It’s no longer accurate to call him a zygote,
because he is, after all, a 16 year old boy,
but “Zygote, 17 Years Later, Goes to Rock
Show with His Dad,” I thought, was a funny
title for a poem. For all intents and purposes,
and oddly, given that the parents who brought
him into the world are both music fans,
this will be his first authentic rock show–
something twenty or thirty years from now,
he can talk about with his friends when
they say, “what was your first concert?”
He will give a wide smile and proudly report.
I am hopeful that he will remember it.
and that neither of us will be injured in the pit.
Tag Archives: sonnet
It’s no longer accurate to call him a zygote,
(for Trisha Wick)
Twenty-four years ago I wrote a poem,
a sonnet, about the flood of ’96.
It described the six feet of river water
in my wife’s parent’s basement, that whole
devastation, and the kids and families
in the neighborhood who came to help
restore and repair the house, the home,
and hope. A student of mine, her family’s
home was flooded, too, but I didn’t know
that when I shared the poem with the class.
Later, this student brought to me a gift:
She had embroidered all fourteen lines and
framed it. In the case of emergency,
like now, art is the healing property.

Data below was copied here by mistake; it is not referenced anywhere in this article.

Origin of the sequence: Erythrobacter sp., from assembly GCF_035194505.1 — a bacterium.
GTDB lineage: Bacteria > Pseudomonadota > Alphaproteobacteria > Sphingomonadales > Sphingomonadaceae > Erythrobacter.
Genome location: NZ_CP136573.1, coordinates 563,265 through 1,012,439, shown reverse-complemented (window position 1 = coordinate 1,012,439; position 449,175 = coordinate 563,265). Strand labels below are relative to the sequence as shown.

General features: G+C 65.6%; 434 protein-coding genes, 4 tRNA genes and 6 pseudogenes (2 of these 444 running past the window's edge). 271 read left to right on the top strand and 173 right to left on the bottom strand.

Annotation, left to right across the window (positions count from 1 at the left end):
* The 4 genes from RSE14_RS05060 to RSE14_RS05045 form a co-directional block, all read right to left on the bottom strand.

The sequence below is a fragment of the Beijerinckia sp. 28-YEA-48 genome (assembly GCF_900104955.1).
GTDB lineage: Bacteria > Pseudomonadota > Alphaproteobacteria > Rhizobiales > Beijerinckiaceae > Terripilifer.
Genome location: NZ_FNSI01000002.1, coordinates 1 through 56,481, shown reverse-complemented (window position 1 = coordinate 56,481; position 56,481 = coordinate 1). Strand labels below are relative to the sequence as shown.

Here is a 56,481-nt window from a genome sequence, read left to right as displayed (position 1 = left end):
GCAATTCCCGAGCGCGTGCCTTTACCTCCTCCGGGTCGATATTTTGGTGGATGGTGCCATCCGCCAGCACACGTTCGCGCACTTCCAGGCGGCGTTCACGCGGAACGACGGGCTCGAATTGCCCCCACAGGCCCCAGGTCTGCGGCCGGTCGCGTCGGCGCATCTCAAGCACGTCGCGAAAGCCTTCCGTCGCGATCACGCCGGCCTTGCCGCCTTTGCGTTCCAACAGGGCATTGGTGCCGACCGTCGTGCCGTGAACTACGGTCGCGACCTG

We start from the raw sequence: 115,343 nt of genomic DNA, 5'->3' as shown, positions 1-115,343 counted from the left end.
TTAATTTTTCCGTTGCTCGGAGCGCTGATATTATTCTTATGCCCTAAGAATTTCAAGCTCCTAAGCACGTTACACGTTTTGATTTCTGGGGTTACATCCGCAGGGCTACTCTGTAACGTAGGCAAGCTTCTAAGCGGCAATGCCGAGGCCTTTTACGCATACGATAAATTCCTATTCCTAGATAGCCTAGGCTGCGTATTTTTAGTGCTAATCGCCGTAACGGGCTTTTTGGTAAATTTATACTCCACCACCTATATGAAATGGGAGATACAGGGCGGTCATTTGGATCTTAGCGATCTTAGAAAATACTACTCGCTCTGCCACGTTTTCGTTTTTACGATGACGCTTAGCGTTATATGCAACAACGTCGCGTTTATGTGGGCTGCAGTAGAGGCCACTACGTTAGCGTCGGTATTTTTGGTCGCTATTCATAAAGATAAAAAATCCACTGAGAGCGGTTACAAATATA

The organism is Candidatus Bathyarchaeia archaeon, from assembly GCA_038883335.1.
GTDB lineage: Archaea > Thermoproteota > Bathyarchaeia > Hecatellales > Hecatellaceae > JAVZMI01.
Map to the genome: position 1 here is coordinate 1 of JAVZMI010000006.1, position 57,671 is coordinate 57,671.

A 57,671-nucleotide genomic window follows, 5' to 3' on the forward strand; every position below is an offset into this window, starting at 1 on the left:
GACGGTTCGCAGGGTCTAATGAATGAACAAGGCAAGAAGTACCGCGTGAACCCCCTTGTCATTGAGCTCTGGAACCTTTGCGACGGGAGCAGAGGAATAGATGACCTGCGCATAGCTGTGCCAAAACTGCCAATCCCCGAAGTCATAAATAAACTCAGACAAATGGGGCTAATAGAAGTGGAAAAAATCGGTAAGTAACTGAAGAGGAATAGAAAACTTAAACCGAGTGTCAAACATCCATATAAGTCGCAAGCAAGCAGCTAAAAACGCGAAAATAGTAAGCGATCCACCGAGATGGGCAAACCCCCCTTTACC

Here’s the original sonnet–one that more closely follows the rules! Composed in the spring of ’96, the embroidered version was gifted to me the following spring from Tricia Wick, who I think was graduating from high school that year. She would become a teacher, too, and later, serve on my school district’s board of education!
A Sonnet After the Flood (1996)
Winter was harsh this year, and if that’s not
enough, then came the flood that washed away
our parents’ basement. It was just their lot
to find five feet of sewage in their way.
The first victim sometimes is hope itself;
they’re aging, tired, too much so to rebuild
what took three decades, an enormous wealth
of spirit, and two lively kids to fill.
But what looks like a winter of despair
turns into something else when, looking up
the driveway, they see answers to their prayers.
Children with shovels, strangers in pick-ups.
Next time we hear the talk, “Our kids are doomed,”
we’ll think of these and note how faith resumes.
You’re going to hear a real gully-whumper
right about now. If you weren’t such a gulpin
you’d have a chance of seeing right through
the gum. In my life, I have never heard such
gummation. Go ahead and pour yourself some
guinea red, loosen yourself before the gumball machine
comes down the gravel drive. Don’t give me
any of that gumfudgeon, you gummy. They’re
after you, all right. It doesn’t take a gumshoe
to figure out your under the gun, on the gun, so
you better jump the gun, ride the gun or else
get the gun sooner or later. I’d be smoking some
gungeon right about now, if I were you.
I’d guarandamntee it, I would, I would.
He says, Do you remember that song by M.? That was 1979,
I say, and I was fifteen. Talk about, he said, pop music.
That’s the only thing I remember. Yeah, the only other thing
I can remember is shooby dooby doo wop. It was a kind of,
I say, spoken word thing, a nonsensical white boy rap
thing. A cool song but that guy, or that band, just vaporized.